Ultimately, The Fury is so thoroughly silly and over-the-top that it simply has to be seen.

Other Entries In The 44 Days of Paranoia 

  1. Clonus
  2. Executive Action
  3. Winter Kills
  4. Interview With The Assassin
  5. The Trial of Lee Harvey Oswald
  6. JFK
  7. Beyond The Doors
  8. Three Days of the Condor
  9. They Saved Hitler’s Brain
  10. The Intruder
  11. Police, Adjective
  12. Burn After Reading
  13. Quiz Show
  14. Flying Blind
  15. God Told Me To
  16. Wag the Dog
  17. Cheaters
  18. Scream and Scream Again
  19. Capricorn One
  20. Seven Days In May
  21. Broken City
  22. Suddenly
  23. Pickup on South Street
  24. The Informer
  25. Chinatown
  26. Compliance
  27. The Lives of Others
  28. The Departed
  29. A Face In The Crowd
  30. Nixon
  31. The Hunger Games: Catching Fire
  32. The Purge
  33. The Stepford Wives
  34. Saboteur
  35. A Dark Truth
  36. The Fugitive
  37. The Day of Jackal
  38. Z

What Lisa, Evelyn, and Erin Watched Sunday Night #96: The 71st Annual Golden Globe Awards

On Sunday night, my sister, my best friend, and I gathered together and watched the 71st Annual Golden Globes.


Why Were Watching It?

Because it was an awards show!  Seriously, I love awards.

What Was It About?

When you think about it, the Golden Globes are a lot like that nerdy kid in high school that everyone tolerated because he had rich parents but who they still made fun of every chance they got.  Whenever his parents went out of town, he would throw a wild but somewhat desperate party.  Everyone would spend the weekend trashing his house and drinking all of his alcohol and then leave without bothering to help him clean up afterward.

(I guess now would be a good time to add that, if Taylor is reading this, sorry!)

Seriously, the Golden Globes are so weird!  Nobody is really sure who is in the Hollywood Foreign Press but, every year, they serve free drinks and give out a lot of awards and, as a result, everyone in Hollywood gets together for one night.

What Worked?

Okay, first thing first — a lot of people on twitter thought that the speech Diane Keaton gave and song she sang while accepting the Governor’s Award for Woody Allen was creepy but I thought it was really sweet!  I know that a lot of people have issues with Woody Allen (see below) but I usually enjoy his movies.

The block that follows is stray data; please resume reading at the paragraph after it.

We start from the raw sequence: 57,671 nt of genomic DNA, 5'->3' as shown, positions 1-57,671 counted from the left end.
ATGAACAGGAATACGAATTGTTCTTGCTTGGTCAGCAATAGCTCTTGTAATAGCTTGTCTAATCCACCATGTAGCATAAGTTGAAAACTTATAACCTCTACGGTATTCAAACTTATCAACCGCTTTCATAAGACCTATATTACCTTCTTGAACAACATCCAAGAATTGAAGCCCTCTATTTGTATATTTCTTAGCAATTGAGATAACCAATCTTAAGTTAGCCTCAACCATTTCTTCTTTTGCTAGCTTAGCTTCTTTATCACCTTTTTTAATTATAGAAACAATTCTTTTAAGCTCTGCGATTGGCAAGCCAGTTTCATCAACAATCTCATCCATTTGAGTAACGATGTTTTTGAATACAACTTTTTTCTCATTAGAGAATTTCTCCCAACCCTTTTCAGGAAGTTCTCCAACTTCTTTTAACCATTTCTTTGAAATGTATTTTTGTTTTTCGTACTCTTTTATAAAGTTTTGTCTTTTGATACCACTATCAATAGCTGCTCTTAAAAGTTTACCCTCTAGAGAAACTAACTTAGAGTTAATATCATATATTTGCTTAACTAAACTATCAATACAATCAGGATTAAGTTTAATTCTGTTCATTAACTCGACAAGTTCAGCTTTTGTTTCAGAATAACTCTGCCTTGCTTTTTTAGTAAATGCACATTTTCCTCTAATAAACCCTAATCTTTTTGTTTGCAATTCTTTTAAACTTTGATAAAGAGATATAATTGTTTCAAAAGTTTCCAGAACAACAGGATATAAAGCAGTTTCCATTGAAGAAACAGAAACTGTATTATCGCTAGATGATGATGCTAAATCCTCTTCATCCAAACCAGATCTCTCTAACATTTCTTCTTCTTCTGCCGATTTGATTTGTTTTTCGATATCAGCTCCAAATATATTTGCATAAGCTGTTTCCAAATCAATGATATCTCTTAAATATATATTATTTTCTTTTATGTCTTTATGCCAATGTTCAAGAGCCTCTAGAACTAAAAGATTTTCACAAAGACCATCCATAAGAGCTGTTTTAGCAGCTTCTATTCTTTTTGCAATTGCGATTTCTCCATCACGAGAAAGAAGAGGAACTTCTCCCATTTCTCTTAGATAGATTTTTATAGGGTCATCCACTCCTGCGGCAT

(When they were showing clips from Allen’s career, they showed Diane Keaton in Annie Hall going, “La dee da, la dee da…” and Evelyn says, “Is she playing Lisa?”)

Last year, I was one of the few people who didn’t think that Tina Fey and Amy Poehler did that great of a job as hosts but this year, I agree with everyone else.  Tina and Amy should host everything.

I loved it when Melissa McCarthy was pretending to be Matt Damon.  What I especially loved was how Matt Damon played along with the joke, to the extent that when Michael Douglas praised him while accepting his Golden Globe, Matt actually pointed over at Melissa.

I can’t complain about any of the winners, which is a rarity for me.  I was surprised to see Brooklyn Nine Nine win the Golden Globes for Best Actor and Best TV Show Comedy but I’ve never actually watched the show so I can’t complain.

My favorite acceptance speech came from Matthew McConaughey, mostly because he said, “Alright, alright, alright…”

Finally, a most importantly, a lot of redheads were honored this year.  It was a good night for my fellow members of the 2%.

What Did Not Work?

Oh, where to start?  Because of all the alcohol involved and the mix of television and movie stars, the Golden Globes have gotten a reputation for being more fun than the Oscars but, for every celebrity who is a fun drunk, there’s about a hundred more who are boring drunks and the 71st annual Golden Globes proved this point.  For every Emma Thompson, there was a Jacqueline Bisset.  For all the attention that’s being given to a few unexpected moments (and NBC’s reaction to those moments — who would have guessed the censors would get so worked up over vagina?), the Golden Globes were actually rather restrained and boring this year.

The award for most obnoxious presenter goes to Diddy.  What was Diddy even doing up there?

The Golden Globes Ceremony was scheduled to last three hours and, unlike the Oscars, it ended on time.  However, a lot of those three hours were taken up with watching the winners trying to navigate their way up to the stage.  It got boring.  Add to that, I am so tired of nominees who don’t bother to come up with a coherent speech before they win their award.  It’s not that cute.

All in all, the ceremony could have really used a big production number or two.